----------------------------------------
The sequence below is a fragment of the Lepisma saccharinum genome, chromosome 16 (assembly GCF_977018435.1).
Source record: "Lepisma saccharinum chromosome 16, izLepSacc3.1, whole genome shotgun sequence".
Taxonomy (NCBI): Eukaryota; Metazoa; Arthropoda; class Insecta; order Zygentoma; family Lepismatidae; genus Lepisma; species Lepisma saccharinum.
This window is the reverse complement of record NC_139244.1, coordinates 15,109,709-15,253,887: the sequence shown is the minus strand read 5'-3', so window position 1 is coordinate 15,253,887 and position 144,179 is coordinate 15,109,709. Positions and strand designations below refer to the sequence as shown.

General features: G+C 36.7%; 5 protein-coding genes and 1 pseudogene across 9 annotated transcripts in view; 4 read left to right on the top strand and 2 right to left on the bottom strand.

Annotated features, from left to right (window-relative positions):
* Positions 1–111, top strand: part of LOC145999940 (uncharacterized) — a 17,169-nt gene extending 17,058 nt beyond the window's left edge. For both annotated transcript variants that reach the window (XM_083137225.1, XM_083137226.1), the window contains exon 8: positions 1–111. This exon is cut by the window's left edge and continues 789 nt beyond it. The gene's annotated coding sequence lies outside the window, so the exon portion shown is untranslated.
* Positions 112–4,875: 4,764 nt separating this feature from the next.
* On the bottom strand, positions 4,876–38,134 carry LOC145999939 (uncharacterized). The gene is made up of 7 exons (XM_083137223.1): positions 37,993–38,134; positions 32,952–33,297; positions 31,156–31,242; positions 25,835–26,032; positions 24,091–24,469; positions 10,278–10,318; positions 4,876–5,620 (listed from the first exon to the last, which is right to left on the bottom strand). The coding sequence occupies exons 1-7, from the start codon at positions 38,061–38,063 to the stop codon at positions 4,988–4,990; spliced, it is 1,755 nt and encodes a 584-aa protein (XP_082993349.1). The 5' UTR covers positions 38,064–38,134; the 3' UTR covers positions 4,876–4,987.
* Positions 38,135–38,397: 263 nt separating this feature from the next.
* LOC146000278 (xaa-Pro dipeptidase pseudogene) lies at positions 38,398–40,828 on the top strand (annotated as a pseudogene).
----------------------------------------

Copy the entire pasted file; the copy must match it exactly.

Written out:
The sequence below is a fragment of the Lepisma saccharinum genome, chromosome 16 (assembly GCF_977018435.1).
Source record: "Lepisma saccharinum chromosome 16, izLepSacc3.1, whole genome shotgun sequence".
Taxonomy (NCBI): Eukaryota; Metazoa; Arthropoda; class Insecta; order Zygentoma; family Lepismatidae; genus Lepisma; species Lepisma saccharinum.
This window is the reverse complement of record NC_139244.1, coordinates 15,109,709-15,253,887: the sequence shown is the minus strand read 5'-3', so window position 1 is coordinate 15,253,887 and position 144,179 is coordinate 15,109,709. Positions and strand designations below refer to the sequence as shown.

General features: G+C 36.7%; 5 protein-coding genes and 1 pseudogene across 9 annotated transcripts in view; 4 read left to right on the top strand and 2 right to left on the bottom strand.

Annotated features, from left to right (window-relative positions):
* Positions 1–111, top strand: part of LOC145999940 (uncharacterized) — a 17,169-nt gene extending 17,058 nt beyond the window's left edge. For both annotated transcript variants that reach the window (XM_083137225.1, XM_083137226.1), the window contains exon 8: positions 1–111. This exon is cut by the window's left edge and continues 789 nt beyond it. The gene's annotated coding sequence lies outside the window, so the exon portion shown is untranslated.
* Positions 112–4,875: 4,764 nt separating this feature from the next.
* On the bottom strand, positions 4,876–38,134 carry LOC145999939 (uncharacterized). The gene is made up of 7 exons (XM_083137223.1): positions 37,993–38,134; positions 32,952–33,297; positions 31,156–31,242; positions 25,835–26,032; positions 24,091–24,469; positions 10,278–10,318; positions 4,876–5,620 (listed from the first exon to the last, which is right to left on the bottom strand). The coding sequence occupies exons 1-7, from the start codon at positions 38,061–38,063 to the stop codon at positions 4,988–4,990; spliced, it is 1,755 nt and encodes a 584-aa protein (XP_082993349.1). The 5' UTR covers positions 38,064–38,134; the 3' UTR covers positions 4,876–4,987.
* Positions 38,135–38,397: 263 nt separating this feature from the next.
* LOC146000278 (xaa-Pro dipeptidase pseudogene) lies at positions 38,398–40,828 on the top strand (annotated as a pseudogene).